COVID-19 Mythbusters topic of November Galileo's Science Cafe
Nov 19, 2020, 6:45 - 9:00 PM
Galileo's Science Cafe - COVID-19 Myth Busters
Thursday, November 19, 2020 from 7 to 9 p.m.
Presented by Lance Liotta, MD, PhD and Padhu Seshaiyer, PhD (bios below)
A virtual and highly interactive remote session
Severe acute respiratory syndrome coronavirus 2 (SARS-CoV-2) has infected more than 35 million people globally, with more than 1 million deaths recorded by WHO as of Oct 12, 2020. As a second wave of COVID-19 affects Europe and the US, and with winter approaching, we all need accurate, up to date, scientific guidance about COVID-19 to safely navigate our families through this pandemic. The November Galileo Science Café will address the major questions from our Community about COVID-19.
- What is COVID-19? How is it different from the common cold or flu?
- Where did it come from?
- How does it infect a person?
- Will I die if I get infected?
- How do you test for COVID-19 and which tests should I trust?
- How does COVID-19 spread?
- Do antibodies protect me from COVID-19? What is “herd immunity”?
- Can I get COVID-19 again?
- When will a vaccine be ready and should I take it?
Hear about the latest findings surrounding hot topics in science and medicine that affect our everyday lives and the decisions that we make. Join your family and friends for a free, casual, interactive science discussion. Learn from the experts and speak with them. If you would like to submit COVID-19 related questions not covered in the list above that will be asked during this session, please fill out the RSVP form
We follow necessary health, safety and security requirements whether sessions are held face to face or remotely!
6:45 PM: Logon
7:00-7:45 PM: Scientific discussion
7:45-8:15 PM: Q&A from audience
8:15-8:45 PM: Meet the scientist and networking reception
9:00 PM Session closes
Mason Scientific expert presenters:
Since 2005 Dr. Lance Liotta has served as Co-Director and Co-Founder of the Center for Applied Proteomics and Molecular Medicine (CAPMM) at George Mason University. Prior to this appointment, Dr. Liotta served as Chief of the Laboratory of Pathology, NCI, Deputy Director of NIH, Co-Director of the NCI/FDA Clinical Proteomics Program, and Director of the Anatomic Pathology Residency Program. For his PhD in Biomedical Engineering (MD/PhD Case Western Reserve) he developed the first mathematical model of the cancer metastatic process and studied the early release of circulating tumor cells. At the NIH he went on to investigate the process of tumor invasion and metastasis at the molecular level. Dr. Liotta has invented and patented, along with his laboratory co-inventors, transformative technologies in the fields of diagnostics, cancer molecular therapeutics, microdissection (Laser Capture Microdissection), and proteomics (Reverse Phase Protein Microarrays, Biomarker Harvesting Nanoparticles, preservation chemistries for molecular analysis, and “protein painting” for drug target mapping) that have been used to make broad discoveries in cancer biology, and diagnostics, and therapeutics. The Laser Capture Microdissection prototype is in the Smithsonian Collection. His team at CAPMM studies the proteomics of human tissue, cultured cells, and body fluids, using this set of novel technologies. This research has directly resulted in ongoing clinical research trials applying the technology to the discovery of markers for early stage disease, individualized therapy for metastatic cancer, and adjuvant therapy of premalignant breast cancer. He is a founder of Theranostics Health and Ceres Nanosciences. Dr. Liotta has more than 100 issued or allowed patents and more than 690 publications. He is an ISI highly cited investigator.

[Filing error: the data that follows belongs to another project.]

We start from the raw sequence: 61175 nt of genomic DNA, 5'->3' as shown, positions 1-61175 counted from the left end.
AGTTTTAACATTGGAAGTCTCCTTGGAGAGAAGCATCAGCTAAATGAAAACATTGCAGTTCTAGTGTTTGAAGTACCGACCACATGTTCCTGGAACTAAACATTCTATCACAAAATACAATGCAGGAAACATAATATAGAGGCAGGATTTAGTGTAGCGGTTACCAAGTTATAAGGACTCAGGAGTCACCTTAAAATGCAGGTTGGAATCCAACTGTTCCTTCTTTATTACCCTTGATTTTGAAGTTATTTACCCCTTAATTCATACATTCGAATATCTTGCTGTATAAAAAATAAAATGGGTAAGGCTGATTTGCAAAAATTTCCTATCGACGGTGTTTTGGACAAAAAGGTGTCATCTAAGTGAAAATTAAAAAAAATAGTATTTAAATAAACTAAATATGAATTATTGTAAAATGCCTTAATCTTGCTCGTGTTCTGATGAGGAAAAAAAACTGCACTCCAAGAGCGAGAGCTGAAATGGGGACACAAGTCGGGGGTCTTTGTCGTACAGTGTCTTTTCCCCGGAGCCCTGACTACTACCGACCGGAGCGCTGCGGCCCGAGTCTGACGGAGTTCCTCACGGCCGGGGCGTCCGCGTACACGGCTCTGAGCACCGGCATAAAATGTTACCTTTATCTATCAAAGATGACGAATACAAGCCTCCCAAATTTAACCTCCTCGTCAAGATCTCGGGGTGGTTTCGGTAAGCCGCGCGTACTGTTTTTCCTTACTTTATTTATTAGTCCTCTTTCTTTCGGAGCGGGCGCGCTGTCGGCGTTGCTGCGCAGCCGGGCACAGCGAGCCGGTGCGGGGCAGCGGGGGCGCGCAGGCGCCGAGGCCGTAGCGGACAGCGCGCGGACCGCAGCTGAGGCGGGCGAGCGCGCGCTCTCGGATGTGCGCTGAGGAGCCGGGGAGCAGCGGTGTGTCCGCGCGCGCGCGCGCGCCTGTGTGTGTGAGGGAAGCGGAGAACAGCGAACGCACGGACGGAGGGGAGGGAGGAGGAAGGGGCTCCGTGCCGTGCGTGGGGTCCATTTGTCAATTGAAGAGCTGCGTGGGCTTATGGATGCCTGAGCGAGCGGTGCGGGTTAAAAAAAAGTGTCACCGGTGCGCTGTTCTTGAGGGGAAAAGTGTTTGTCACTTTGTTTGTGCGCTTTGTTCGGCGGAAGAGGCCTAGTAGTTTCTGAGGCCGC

Dr. Padmanabhan Seshaiyer is a tenured Professor of Mathematical Sciences at George Mason University and serves as the Director of the STEM Accelerator Program in the College of Science at George Mason University in Fairfax, Virginia. His research interests are in the broad areas of computational mathematics, computational data science, scientific computing, computational biomechanics, design and systems thinking, entrepreneurship and STEM education. During the last decade, Dr. Seshaiyer initiated and directed a variety of educational programs including graduate and undergraduate research, K-12 outreach, teacher professional development, and enrichment programs to foster the interest of students and teachers in STEM at all levels. He serves on several prominent local and national organizations including the National Math Alliance; SIAM Diversity Advisory Group; the Virginia Mathematics and Science Coalition; Council on Undergraduate Research and; the US National Commission for Mathematics Instruction by the National Academy of Sciences. In 2019, he was selected as Figures that Matter and was awarded a honorary doctorate from Vrije Universiteit Brussel. This was given to committed scientists who transcend the boundaries of their own disciplines and to personalities that have been at the frontiers of societal change.
|Learn More and Register|